Last September, five black cadet candidates found racial slurs written on whiteboards outside their rooms at the U.S. Air Force Academy Preparatory School in Colorado Springs -- including one message that read, "go home n-----."

An investigation by the school concluded Wednesday that one of the cadets allegedly targeted by the remarks was responsible for writing them -- adding to a list of hate crime hoaxes nationwide, from California to Kansas and New York.

While the vast majority of hate crimes are actual hate crimes, there are also reports of phony complaints -- and the motives for such false claims vary, according to researchers.

"Hate crime hoaxes have a similar divisive effect on communities that genuine hate crimes have and therefore -- absent an extenuating circumstance -- they should be prosecuted to the full extent of the law," said Brian Levin, director of The Center for the Study of Hate and Extremism at California State University in San Bernardino.

On Monday, a Kansas man whose car was allegedly vandalized with racist threats admitted he was responsible for the graffiti, law enforcement officials said. The hateful messages found on a car in Manhattan, Kan., shocked the community of nearby Kansas State University, prompting several public events focused on race relations and diversity and assistance from the Federal Bureau of Investigation in finding the perpetrator.

The Kansas incident follows other reported hate crime hoaxes within the last year.

Sometimes we see people who do this because they want sympathy and publicity as well as to make a pointed political statement.

— Brian Levin, California State University at San Bernardino

In June, Brian K. Telfair, a former Petersburg City Attorney, asked a city employee to buy a prepaid cellphone that he later used to make a phone call to himself, according to the Richmond Times-Dispatch, citing court records. Telfair, who is black, told authorities that the call was made by an unknown "redneck" who spewed racist threats to the city's mayor and other officials, the paper reported.

In December, a Muslim teenager from Long Island by the name of Yasmin Seweid told authorities that she was harassed on the subway by men who yelled "Donald Trump!" while trying to remove her hijab. The police said within two weeks that she admitted she was lying because she broke her curfew. She was arrested for filing a false report and later accepted a plea deal.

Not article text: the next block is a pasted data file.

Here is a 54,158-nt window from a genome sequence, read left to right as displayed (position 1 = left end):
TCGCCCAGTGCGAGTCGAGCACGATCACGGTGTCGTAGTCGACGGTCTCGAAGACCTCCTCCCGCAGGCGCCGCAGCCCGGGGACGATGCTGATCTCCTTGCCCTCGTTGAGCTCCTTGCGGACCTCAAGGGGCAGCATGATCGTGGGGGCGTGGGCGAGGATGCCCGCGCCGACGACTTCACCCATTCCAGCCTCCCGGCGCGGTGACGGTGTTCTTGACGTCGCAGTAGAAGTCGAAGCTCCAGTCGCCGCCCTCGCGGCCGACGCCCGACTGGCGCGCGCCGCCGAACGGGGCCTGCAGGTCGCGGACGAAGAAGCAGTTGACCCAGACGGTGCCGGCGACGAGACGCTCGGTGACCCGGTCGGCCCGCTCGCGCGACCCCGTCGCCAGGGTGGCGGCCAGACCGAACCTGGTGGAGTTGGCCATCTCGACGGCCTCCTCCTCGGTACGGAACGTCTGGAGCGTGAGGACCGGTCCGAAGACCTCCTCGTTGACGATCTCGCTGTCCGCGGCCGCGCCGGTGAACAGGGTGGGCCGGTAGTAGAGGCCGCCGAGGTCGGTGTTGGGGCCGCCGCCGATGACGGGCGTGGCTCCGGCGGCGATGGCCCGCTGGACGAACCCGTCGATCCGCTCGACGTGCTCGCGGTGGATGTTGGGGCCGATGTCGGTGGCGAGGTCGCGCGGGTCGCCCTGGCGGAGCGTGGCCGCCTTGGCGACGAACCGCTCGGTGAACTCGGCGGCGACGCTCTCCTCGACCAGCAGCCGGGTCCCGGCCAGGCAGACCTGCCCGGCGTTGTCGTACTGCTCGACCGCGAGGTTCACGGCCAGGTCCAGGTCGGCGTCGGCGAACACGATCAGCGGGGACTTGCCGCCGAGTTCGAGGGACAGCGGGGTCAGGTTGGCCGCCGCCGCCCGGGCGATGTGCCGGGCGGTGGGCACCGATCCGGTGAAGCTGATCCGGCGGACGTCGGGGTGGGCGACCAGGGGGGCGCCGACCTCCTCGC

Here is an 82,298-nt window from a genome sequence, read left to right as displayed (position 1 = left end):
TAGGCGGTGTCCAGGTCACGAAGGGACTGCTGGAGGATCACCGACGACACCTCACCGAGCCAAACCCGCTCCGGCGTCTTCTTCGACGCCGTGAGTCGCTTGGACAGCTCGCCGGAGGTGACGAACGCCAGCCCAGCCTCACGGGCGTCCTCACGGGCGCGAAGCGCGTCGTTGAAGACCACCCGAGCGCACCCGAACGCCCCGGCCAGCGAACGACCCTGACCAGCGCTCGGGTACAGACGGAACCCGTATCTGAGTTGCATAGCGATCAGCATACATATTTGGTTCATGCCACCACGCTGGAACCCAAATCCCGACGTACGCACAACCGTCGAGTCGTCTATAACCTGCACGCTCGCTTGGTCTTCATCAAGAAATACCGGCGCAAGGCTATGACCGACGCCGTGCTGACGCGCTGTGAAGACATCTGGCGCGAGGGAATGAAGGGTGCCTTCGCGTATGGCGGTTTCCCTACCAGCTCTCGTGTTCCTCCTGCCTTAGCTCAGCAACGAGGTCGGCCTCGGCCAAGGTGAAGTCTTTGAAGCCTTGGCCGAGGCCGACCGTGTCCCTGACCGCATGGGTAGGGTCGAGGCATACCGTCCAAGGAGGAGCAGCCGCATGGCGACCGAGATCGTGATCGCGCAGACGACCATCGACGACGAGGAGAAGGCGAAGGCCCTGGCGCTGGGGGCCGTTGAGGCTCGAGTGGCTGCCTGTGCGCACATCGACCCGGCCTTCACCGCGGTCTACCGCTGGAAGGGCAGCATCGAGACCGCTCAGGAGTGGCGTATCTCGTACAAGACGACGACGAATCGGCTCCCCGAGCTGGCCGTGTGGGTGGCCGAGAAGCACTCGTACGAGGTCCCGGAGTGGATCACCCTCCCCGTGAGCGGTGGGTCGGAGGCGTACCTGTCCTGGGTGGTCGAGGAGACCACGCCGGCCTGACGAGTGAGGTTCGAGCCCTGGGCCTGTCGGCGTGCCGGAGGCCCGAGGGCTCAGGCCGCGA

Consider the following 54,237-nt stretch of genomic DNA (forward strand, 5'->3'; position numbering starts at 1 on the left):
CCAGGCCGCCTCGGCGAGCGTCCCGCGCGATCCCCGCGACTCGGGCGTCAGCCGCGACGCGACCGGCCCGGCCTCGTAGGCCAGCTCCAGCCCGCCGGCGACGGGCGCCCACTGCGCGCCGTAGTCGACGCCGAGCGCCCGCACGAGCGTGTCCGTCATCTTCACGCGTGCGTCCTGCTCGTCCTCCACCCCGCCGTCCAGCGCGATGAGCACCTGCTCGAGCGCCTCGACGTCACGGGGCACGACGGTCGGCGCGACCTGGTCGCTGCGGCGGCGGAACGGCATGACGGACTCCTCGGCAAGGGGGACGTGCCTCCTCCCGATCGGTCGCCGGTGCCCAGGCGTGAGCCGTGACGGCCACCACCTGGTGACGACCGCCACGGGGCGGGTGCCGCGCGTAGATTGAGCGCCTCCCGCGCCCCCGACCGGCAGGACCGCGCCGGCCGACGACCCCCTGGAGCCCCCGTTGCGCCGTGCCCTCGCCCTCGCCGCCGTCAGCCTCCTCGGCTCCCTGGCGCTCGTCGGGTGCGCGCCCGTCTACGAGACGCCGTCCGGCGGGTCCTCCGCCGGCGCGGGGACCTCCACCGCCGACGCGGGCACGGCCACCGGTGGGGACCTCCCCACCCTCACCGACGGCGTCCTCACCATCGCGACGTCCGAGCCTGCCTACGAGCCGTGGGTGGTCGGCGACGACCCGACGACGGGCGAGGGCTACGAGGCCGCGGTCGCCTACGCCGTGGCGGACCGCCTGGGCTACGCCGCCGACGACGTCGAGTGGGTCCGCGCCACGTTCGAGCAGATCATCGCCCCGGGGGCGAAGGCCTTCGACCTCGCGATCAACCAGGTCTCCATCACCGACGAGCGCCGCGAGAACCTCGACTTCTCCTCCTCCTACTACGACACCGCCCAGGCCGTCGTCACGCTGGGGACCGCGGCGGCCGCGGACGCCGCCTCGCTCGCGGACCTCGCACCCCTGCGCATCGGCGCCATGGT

In November 2016, a hateful note on a white board at Elon Univeristy in North Carolina that read "Bye Bye Latinos Hasta La Vista" was actually satire written by a Latino student at the school, according to the Elon News Network.

Levin said real hate crimes slightly declined last year in Colorado -- where the academy is based -- but increased by 5 percent nationally. He said he predicts the FBI's latest report -- due next week -- will show an excess of 6,000 hate crimes throughout the U.S. and will have the first back-to-back annual increase since 2004 (The FBI's last official count in 2015 was 5,850 hate crimes nationally.).

The FBI's data, however, only consists of hate crimes that were reported to authorities. In June, a special report on hate crimes from the Bureau of Justice Statistics found that more than half of the 250,000 hate crimes that took place each year between 2004 and 2015 went unreported to law enforcement for a variety of reasons.

Hoaxes, while troubling, make up a "sliver" of hate crime cases, Levin told Fox News.

"We do routinely see a very small number of hate crime hoaxes but we also see hoaxes with respect to arson and auto theft and even reports of sexual assault, yet we don't say the overwhelming number of reports of those crimes are hoaxes, either," said Levin.

When they do occur, "colleges are among more common places where they happen," Levin said.

In the case of false reports, Levin noted that hoaxes are often meant to attract or divert attention or can be a political statement.

"There are a variety of recurring motives that we see in these types of reports. They include everything from insurance fraud to the diversion of attention away from some other personal misconduct," he said.

"Sometimes we see people who do this because they want sympathy and publicity as well as to make a pointed political statement."